Even though there is great acting, beautiful scenery and very good cinematography, we advise a pass on this movie. (2014)
Comment » | 2 Stars, Drama
April 24th, 2015 — 7:29am
Felix and Meira – sp
You may have a negative impression of the Hassidic community, as a cloisted male-dominated sect where the woman’s role is to take care of the children and serve the men while they sing their songs, do their dancing and prayers. If that is the case, this movie will not change your mind and will confirm your thinking. Meira (Hadas Yaron) is such a wife living in a Hassidic community located in Montreal who has one child so far but uncharacteristically does not want anymore and does not like the role that is expected of her. She has a chance meeting with Felix (Martin Dubreuil) who is a single man who is not part of her community. We see that she is drawn to him and sees her way out of the life that has been fated for her. This is much to the consternation of her husband, Shulem (Luzer Twersky) who realizes what is happening but can only demand that she should do what he feels she is supposed to do and that is follow the rules of her community. If we were expected to develop an understanding and insight into all these characters, our opinion is that the film was unsuccessful. We know essentially nothing about them as individuals, perhaps with the exception of Felix who we know had a father who never showed any love to him although it seems irrelevant to the plot. Certainly, we do not know the back story of the other main characters. We find them all two-dimensional. The acting and the setting seemed quite genuine. This is a French film directed by Maxime Giroux who also wrote the screenplay, It seamlessly moves back and forth from English and Yiddish with subtitles as needed. However, what we needed here was a story with more depth to it. (2015)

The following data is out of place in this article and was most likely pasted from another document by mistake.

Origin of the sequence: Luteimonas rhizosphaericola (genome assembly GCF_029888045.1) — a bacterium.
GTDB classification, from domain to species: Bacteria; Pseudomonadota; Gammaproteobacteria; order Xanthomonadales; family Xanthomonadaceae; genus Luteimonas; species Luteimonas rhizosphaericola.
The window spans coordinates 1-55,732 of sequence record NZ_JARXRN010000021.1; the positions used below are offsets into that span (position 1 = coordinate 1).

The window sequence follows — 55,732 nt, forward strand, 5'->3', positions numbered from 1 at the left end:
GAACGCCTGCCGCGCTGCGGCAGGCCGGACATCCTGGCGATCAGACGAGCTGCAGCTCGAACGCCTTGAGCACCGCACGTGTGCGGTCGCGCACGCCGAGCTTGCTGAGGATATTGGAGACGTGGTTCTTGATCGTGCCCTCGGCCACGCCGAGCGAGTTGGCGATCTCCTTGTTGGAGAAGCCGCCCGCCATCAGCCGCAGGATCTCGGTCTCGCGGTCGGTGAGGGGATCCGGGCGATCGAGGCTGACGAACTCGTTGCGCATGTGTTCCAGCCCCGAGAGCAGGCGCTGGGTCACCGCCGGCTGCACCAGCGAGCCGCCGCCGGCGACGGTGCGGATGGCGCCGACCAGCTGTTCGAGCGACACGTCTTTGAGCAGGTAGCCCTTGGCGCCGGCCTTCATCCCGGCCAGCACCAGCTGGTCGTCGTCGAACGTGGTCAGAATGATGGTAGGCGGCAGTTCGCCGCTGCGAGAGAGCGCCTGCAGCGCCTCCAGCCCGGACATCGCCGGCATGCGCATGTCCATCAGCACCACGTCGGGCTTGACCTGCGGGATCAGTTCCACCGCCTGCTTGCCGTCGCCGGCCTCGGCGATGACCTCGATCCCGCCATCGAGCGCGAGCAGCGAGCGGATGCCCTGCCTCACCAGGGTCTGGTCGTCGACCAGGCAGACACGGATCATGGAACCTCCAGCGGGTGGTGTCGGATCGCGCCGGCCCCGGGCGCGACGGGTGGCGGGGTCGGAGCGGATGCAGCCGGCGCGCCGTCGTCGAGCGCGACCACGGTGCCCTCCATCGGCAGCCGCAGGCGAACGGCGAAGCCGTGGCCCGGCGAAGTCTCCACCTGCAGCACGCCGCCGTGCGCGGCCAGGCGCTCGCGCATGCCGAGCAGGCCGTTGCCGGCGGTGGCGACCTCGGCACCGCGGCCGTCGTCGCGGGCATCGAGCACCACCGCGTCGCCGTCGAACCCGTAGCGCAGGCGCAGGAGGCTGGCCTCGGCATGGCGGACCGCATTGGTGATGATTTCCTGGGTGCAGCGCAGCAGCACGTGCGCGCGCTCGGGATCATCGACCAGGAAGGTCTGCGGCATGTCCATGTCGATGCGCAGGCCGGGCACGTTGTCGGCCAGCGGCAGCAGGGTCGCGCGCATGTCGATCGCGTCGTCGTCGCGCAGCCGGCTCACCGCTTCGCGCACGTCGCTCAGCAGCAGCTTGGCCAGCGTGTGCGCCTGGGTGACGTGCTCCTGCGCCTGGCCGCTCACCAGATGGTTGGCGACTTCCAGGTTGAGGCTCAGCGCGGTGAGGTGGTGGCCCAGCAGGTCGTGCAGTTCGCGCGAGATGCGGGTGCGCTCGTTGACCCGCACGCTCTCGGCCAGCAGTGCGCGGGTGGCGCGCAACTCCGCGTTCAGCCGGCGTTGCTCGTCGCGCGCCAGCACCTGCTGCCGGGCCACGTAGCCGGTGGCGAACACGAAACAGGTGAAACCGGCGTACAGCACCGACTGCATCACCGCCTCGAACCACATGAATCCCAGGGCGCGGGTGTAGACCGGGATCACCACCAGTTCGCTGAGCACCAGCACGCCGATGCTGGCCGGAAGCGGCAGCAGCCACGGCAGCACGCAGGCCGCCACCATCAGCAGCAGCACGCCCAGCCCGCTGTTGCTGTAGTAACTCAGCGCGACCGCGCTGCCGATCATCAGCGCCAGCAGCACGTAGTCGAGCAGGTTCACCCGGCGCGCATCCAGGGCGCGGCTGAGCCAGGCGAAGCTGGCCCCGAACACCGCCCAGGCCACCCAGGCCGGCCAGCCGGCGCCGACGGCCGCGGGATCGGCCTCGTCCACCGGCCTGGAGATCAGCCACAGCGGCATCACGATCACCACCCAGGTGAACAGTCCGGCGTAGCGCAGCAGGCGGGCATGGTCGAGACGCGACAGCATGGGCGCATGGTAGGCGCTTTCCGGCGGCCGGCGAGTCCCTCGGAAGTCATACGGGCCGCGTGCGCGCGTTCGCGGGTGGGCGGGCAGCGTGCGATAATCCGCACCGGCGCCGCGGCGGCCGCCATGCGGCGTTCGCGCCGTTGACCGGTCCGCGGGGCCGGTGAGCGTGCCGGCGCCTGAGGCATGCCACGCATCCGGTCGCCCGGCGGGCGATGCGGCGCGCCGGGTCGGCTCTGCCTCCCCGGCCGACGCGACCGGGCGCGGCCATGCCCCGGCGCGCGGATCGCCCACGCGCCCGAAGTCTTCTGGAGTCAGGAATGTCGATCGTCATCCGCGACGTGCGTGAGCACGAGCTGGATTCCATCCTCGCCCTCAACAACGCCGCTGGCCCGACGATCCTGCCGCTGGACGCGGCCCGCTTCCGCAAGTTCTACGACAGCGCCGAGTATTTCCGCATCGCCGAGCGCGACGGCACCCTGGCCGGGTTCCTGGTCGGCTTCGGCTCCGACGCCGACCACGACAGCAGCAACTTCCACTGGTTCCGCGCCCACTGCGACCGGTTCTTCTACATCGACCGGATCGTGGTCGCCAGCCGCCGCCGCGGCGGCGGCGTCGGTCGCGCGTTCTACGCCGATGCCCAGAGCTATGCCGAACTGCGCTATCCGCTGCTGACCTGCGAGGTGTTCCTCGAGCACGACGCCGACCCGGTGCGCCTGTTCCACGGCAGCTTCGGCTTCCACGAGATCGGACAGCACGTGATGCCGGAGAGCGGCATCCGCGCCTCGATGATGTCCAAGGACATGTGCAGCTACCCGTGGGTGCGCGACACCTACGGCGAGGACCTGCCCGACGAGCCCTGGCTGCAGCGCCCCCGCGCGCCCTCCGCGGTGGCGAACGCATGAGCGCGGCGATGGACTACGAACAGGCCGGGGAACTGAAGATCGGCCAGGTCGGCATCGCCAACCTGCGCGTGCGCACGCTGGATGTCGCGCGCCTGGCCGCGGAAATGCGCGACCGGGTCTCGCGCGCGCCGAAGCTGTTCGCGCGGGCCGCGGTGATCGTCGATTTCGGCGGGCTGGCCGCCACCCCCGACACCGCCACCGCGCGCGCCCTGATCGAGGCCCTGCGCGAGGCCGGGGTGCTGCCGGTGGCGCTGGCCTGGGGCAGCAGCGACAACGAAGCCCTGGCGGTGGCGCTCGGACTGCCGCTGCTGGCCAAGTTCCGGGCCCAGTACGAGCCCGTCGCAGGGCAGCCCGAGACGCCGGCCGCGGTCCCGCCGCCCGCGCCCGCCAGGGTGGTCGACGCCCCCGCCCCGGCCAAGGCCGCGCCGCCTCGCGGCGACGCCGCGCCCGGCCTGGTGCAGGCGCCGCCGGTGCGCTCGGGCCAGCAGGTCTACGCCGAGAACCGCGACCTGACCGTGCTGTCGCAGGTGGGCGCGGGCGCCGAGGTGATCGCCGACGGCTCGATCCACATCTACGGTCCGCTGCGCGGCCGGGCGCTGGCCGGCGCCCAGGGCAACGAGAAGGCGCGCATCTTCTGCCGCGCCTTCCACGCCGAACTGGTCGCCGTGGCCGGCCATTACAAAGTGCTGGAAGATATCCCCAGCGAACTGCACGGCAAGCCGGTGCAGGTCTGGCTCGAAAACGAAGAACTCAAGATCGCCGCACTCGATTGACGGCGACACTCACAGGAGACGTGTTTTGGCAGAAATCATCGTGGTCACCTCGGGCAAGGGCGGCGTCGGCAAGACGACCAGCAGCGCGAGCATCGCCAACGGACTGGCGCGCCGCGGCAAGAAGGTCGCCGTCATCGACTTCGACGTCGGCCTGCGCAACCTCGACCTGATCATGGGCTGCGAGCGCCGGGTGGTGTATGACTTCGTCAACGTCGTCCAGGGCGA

Comment » | 2 Stars, Drama, Foreign
February 5th, 2015 — 8:10pm
Timbuktu sp- “Timbuktu” is widely used to describe a place extremely far away and regarded by many as a myth. In reality it’s a city in Mali, West Africa. It is situated on the southernmost edge of the Sahara Desert. This film although named Timbuktu was actually filmed in Mauritania, a country a little to the north and deemed a little safer for the French and African crew and cast that made this highly charged political film. This movie was produced and directed by Ahderrahmane Sissaki who also co-wrote the screenplay. It is the first film from Mauritania and one of the very few from Africa to ever be nominated for an Academy Award for Best Foreign Film. It attempts to show how the Jihadists, who are contemporary armed Islamic fundamentalists, attempt to impose their values on other Islamic people who don’t hold their extreme beliefs. The setting is the beautiful African dessert where some animals run wild and others are herded by local people many of whom are religious but don’t hold the extreme beliefs of the Jihadists. This leads to horrific scenes, which include a young couple being stoned to death for having a sexual relationship and not being married. Others are given painful 40 lashes for singing and enjoying music. Women are also forbidden from even showing their hands and must wear gloves. The actors are quite good and very believable in their roles although most have not acted before. Some of the actors, we learned, have performed as musicians. The storyline is more a tableaux of scenes woven together to achieve the message that the filmmaker clearly wishes to make. It has relevancy to the world situation as the news is filled with stories about terrorism by various extremist Islamic groups, such as ISIS, al Qaeda and others as they spread their influence throughout the world. A movie such as this one that attempts to show extremism and oppression of people becomes even more effective than political speeches and news reports to educate the public. We understand that already the movie is showing strong box office appeal in various parts of Africa as well as in France, Germany and elsewhere in Europe. However, as an enjoyable, absorbing well done film we can’t put it near the top of our list. Granted the photography is quite beautiful and did capture the texture and ambience of the land. However there is no real storyline. There is no character development and we really know very little about the background of any of the people that we meet. Since they mostly walk around with some type of cloth around their faces (men and women), at times we didn’t even know who was who. Some of the scenes were drawn out too long in our opinion. We had the opportunity to question the filmmaker about some of the fine points of the movie that we did not comprehend. Although that helped to understand what had occurred, regular movie goers will not have that added help. The overall message was fairly clear but we found the movie which was 97 minutes, to feel much longer. In sum, the political value trumps the cinematic value. We hope it makes a difference but we can’t recommend it as a must see film.(2015)